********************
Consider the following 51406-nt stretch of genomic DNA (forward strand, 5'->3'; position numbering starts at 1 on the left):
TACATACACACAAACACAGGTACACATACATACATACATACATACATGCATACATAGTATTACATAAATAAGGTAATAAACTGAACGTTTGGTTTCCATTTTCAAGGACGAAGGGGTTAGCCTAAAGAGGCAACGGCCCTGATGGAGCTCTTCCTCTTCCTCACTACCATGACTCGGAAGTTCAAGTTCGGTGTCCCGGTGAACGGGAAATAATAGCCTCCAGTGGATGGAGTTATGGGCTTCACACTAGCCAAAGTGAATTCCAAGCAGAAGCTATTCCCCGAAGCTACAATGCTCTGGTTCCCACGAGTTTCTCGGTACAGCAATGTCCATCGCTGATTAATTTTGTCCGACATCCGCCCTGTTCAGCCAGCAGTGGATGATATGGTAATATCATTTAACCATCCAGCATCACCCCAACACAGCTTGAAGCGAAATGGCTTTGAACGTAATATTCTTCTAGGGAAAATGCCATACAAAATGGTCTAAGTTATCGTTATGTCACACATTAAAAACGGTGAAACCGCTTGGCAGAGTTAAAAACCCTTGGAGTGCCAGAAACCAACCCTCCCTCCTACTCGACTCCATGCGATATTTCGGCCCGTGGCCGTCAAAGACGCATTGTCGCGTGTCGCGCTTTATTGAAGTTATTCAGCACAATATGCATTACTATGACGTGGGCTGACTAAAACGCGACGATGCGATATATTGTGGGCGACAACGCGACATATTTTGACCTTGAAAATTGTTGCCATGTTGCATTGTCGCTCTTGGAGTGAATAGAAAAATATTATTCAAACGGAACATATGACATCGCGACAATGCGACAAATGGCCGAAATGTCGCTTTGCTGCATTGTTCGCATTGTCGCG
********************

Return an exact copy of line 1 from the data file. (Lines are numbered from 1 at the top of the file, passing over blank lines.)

Consider the following 51406-nt stretch of genomic DNA (forward strand, 5'->3'; position numbering starts at 1 on the left):